Calculator helps with soybean seeding-rate decisions
With less costly soybean seed and a range of soybean plant populations that produce similar yields, seeding rates have not historically been as closely calculated as those for corn. But soybean seed costs have risen to the point farmers do not want to plant more seeds than they need for top yields, according to University of Illinois-Urbana crop sciences professor Emerson Nafziger.
“Although we often don’t see this, it’s possible in some cases that high soybean plant populations might increase lodging or stress, and actually result in lower yields, especially in wider rows, where plants are closer together,” he said.
With yields usually maximized at 80,000 to 100,000 plants per acre, Nafziger suggests aiming to establish 100,000 to 120,000 plants, which allows for lower-than-expected emergence.
Decreased pod set due to stress in 2012 means that seed this year tends to be larger than normal, Nafziger said. This can sometimes mean more stress cracks or mechanical damage, but germination percentages are generally reported to be good and it appears that seed quality isn’t much of an issue.
“Even with good seed germination, we often find soybean seeds establishing plants at lower percentages than we see with corn,” Nafziger said. “This is in part due to lower standard (warm) germination percentages and partly to the fact that soybean seeds, which need to stay healthy long enough to drag the large cotyledons up and out of the soil, often struggle to emerge, especially if conditions are wetter or cooler than normal, or if soils form a crust after planting.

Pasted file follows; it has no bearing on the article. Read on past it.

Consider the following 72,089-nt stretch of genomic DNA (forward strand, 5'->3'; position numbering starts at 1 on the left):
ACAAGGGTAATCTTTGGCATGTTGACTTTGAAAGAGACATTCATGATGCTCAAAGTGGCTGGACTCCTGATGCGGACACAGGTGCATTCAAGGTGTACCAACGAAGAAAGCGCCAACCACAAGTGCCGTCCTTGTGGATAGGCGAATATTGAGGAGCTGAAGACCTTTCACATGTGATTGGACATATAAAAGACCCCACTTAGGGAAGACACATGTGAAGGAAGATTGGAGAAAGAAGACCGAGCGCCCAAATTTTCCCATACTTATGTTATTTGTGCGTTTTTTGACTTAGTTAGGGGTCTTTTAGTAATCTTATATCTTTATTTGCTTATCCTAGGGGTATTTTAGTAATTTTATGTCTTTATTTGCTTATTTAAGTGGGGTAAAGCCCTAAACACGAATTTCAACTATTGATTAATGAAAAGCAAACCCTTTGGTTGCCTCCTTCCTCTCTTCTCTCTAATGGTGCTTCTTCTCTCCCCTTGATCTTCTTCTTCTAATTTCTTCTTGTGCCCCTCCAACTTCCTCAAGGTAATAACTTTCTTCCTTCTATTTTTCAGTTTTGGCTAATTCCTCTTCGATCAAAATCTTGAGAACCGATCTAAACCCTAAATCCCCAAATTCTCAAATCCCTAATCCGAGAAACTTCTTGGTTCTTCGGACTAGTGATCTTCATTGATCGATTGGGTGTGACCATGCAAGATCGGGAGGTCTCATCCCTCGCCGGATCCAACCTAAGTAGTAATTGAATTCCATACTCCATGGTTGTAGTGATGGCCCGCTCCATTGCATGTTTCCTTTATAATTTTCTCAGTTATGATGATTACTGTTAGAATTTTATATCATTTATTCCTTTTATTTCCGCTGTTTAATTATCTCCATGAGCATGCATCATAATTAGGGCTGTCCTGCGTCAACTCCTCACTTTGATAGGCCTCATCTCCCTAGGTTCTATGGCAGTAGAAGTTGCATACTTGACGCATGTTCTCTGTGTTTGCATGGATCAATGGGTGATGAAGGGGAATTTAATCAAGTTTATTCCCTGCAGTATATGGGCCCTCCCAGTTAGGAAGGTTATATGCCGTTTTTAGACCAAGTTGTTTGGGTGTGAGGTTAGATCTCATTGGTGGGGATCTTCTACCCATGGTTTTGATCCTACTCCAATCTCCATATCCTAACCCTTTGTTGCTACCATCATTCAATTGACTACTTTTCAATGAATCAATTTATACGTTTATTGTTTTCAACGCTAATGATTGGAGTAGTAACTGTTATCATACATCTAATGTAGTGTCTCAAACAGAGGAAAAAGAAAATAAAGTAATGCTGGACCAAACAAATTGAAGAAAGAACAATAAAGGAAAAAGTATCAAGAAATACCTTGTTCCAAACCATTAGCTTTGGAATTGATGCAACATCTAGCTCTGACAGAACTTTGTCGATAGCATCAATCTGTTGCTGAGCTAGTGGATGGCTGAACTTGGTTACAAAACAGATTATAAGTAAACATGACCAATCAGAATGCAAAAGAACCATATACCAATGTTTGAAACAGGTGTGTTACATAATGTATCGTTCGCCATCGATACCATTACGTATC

“To help make seeding rate decisions for soybean, Dennis Bowman and I developed a seeding rate calculator—or rather, we resuscitated one that we had running some years ago,” Nafziger said.
The web-based PC version is available at ow.ly/ko8gL, the Android app is at ow.ly/ko8sm, and the iPhone/iPad online spreadsheet is at ow.ly/ko8au.
The calculator asks for either weight and seeds per pound for seed units sold by weight, or for seeds per unit for seed sold by number. It then asks for the percentage of warm germination, which is required to be on the seed tag or container, and for the cost per unit. Field size and row spacing are also requested.
The only subjective information requested by the calculator is an estimate of the percentage of germinable seed expected to emerge and establish plants under the soil conditions and perhaps the weather forecast at planting.
Nafziger said that under very good conditions it is reasonable to expect close to 100 percent of good seed to emerge. But if soils are cold or wet (or likely to get wet), this percentage should be decreased. The calculator goes from 100 percent to 70 percent, with the idea that expecting less than 70 percent emergence of good seed should be a signal to wait for better conditions before planting.
“The calculator returns seed spacing down the row, seed requirements per acre and for the field, and the amount of time it will take to plant the field,” Nafziger said. “While we developed the calculator for soybean, it works for corn or small-grain seed as well.”